The U.S. Forest Service has spent nearly $3 million to acquire nearly 1,418 acres for public use and habitat preservation in the southern Elkhorn Mountains, it was announced Tuesday.
The recently acquired three parcels were among the largest remaining private inholdings of the Beaverhead-Deerlodge National Forest and the Helena-Lewis and Clark National Forest, officials said in a news release.
The Rocky Mountain Elk Foundation (RMEF), Montana Fish & Wildlife Conservation Trust (MFWCT) and Montana’s Outdoor Legacy Foundation (MOLF) joined with landowners to buy the property, said Mike Mueller, RMEF senior lands program manager.
“The land will provide year-round and winter habitat for elk, as well as habitat for deer, bears, wolves, moose, mountain lions, ferruginous hawks, and a variety of grassland birds,” he said.
Montana Fish & Wildlife Conservation Trust provided funding using its Assets for Conservation Program, which helps conserve key properties and improve Montana’s fish and wildlife resources and offer the public more recreational opportunities.
The South Elkhorn Project was the first project funded using the new Assets for Conservation Program, MOLF Executive Director Mitch King said.
“It was a great opening act, and all of the partners are looking for the next opportunity,” he said.
The U.S. Forest Service subsequently acquired the property from MFWCT with Land and Water Conservation Funding. At an elevation of 7,000 feet, the property consists of rolling mountains and mountain foothill habitat with a combination of timbered areas and mountain sagebrush and grassland habitat.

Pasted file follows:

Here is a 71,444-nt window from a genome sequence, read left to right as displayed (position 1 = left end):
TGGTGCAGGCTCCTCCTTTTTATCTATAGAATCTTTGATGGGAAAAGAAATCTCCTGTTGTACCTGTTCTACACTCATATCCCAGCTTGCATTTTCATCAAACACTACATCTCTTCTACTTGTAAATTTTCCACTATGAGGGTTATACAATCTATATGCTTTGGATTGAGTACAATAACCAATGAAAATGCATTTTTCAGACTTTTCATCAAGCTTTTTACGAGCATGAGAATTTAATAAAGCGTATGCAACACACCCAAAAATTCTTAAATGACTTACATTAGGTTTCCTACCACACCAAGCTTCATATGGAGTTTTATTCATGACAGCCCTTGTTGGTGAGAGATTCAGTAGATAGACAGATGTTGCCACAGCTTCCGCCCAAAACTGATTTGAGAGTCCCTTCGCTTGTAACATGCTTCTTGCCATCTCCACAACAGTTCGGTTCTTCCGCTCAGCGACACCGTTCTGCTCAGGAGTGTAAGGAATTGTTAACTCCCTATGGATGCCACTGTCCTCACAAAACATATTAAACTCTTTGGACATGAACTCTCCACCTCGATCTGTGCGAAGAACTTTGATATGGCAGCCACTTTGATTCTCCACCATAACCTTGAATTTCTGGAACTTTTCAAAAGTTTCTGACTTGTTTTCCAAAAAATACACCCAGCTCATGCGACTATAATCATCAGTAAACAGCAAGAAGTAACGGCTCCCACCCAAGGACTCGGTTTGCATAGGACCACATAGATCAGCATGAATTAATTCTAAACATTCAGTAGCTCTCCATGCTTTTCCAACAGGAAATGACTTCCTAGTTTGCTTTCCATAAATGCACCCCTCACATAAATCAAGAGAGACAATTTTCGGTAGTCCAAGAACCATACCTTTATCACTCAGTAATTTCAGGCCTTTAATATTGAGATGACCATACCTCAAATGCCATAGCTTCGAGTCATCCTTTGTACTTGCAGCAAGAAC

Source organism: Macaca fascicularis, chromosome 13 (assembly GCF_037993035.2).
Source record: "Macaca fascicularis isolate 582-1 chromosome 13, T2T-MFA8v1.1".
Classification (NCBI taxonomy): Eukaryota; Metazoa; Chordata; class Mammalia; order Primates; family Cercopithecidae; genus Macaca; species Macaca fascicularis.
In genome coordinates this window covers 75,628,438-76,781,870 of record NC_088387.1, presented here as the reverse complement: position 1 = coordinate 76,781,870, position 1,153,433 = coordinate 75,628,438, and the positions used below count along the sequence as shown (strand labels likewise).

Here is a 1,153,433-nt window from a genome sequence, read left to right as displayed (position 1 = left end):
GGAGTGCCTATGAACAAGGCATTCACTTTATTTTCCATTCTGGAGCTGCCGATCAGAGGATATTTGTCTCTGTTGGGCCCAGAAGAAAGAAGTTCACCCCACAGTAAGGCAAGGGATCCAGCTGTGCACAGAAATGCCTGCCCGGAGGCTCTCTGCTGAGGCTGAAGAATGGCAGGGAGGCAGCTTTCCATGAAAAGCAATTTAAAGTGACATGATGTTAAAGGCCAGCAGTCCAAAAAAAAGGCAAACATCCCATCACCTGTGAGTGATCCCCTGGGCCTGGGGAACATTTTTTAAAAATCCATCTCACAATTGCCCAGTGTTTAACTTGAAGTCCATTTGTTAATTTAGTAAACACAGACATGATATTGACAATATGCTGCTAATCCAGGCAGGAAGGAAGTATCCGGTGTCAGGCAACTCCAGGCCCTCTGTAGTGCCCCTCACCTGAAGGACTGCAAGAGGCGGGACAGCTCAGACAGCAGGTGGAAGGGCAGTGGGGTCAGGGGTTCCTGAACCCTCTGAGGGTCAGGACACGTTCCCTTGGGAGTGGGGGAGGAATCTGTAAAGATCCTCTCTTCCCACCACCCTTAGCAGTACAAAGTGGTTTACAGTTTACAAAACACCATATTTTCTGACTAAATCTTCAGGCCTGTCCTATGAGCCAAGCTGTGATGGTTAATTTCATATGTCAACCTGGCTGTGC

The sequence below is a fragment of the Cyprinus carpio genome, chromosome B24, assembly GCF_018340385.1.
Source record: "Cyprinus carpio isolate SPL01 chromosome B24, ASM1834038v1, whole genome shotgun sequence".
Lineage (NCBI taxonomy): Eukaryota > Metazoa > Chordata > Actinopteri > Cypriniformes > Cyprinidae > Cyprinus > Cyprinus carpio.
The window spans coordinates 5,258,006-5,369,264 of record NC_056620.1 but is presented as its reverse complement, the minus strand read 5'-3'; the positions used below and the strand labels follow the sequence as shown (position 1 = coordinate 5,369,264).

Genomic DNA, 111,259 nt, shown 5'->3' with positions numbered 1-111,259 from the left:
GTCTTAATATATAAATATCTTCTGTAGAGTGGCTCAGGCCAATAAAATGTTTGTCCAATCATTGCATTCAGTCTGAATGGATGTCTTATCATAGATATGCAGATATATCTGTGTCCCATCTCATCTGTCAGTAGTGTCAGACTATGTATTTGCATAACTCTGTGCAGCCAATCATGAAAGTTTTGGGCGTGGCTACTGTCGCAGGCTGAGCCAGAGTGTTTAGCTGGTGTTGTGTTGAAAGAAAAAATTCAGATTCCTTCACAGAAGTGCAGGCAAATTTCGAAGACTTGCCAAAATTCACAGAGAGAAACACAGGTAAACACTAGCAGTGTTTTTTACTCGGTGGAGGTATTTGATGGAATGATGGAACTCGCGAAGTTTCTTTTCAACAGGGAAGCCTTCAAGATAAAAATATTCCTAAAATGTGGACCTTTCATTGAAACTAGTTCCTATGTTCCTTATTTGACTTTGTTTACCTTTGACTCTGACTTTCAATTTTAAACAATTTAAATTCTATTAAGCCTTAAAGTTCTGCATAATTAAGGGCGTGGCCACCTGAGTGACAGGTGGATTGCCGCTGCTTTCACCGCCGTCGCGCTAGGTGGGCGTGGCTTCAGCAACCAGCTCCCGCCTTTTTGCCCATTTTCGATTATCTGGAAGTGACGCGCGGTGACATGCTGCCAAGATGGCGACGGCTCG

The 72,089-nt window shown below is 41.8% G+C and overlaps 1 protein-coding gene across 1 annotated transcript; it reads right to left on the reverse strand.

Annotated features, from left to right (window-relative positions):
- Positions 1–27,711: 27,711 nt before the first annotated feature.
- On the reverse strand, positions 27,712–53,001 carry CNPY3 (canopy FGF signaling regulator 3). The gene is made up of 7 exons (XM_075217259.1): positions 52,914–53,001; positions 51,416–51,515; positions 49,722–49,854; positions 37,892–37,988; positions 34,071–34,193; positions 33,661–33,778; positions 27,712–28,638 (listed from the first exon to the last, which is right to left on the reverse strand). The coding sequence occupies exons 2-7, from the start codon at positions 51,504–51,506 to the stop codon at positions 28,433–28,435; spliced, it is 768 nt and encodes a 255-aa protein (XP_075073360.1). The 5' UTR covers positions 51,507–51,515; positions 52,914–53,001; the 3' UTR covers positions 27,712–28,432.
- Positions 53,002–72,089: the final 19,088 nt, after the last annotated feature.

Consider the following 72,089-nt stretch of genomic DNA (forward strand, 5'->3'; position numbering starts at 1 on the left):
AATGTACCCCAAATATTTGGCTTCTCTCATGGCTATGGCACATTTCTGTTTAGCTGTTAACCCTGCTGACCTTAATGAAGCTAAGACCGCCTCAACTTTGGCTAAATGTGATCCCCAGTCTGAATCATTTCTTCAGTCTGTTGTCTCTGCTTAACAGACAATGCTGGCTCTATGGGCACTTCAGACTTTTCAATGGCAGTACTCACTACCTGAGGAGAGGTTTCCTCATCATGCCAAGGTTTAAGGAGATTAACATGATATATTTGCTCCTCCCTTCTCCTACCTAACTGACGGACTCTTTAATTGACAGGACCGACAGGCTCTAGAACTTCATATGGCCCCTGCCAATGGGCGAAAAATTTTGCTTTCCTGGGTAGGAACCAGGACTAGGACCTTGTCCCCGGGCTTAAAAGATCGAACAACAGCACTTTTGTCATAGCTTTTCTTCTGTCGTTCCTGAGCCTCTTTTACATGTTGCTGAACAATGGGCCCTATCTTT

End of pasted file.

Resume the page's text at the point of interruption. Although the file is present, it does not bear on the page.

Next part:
The East Fork of Dry Creek, Turman Creek, Sand Creek, and Dahlman Gulch flow through the property and help valuable riparian areas and meadows.
The property was purchased from the private landowners in November for $2.9 million, King said, adding it was privately owned property within the forest that had been used at one time for ranching.
He said with the recent land and housing boom in Montana, there was a fear the property would be purchased by a private party who would want to build mansions there. The trust knew it could move faster than the federal government to buy the acreage.
“We knew the property would sell quickly,” King said. He said the deal was closed in November and they held on to the property until the Forest Service was ready to buy it.
He called it a win-win-win for the Forest Service, the trusts and the public.
“This is an investment in conservation,” he said, noting they were able to make a little money off of it that will be used for future projects.
Assistant editor Phil Drake can be reached at 406-231-9021.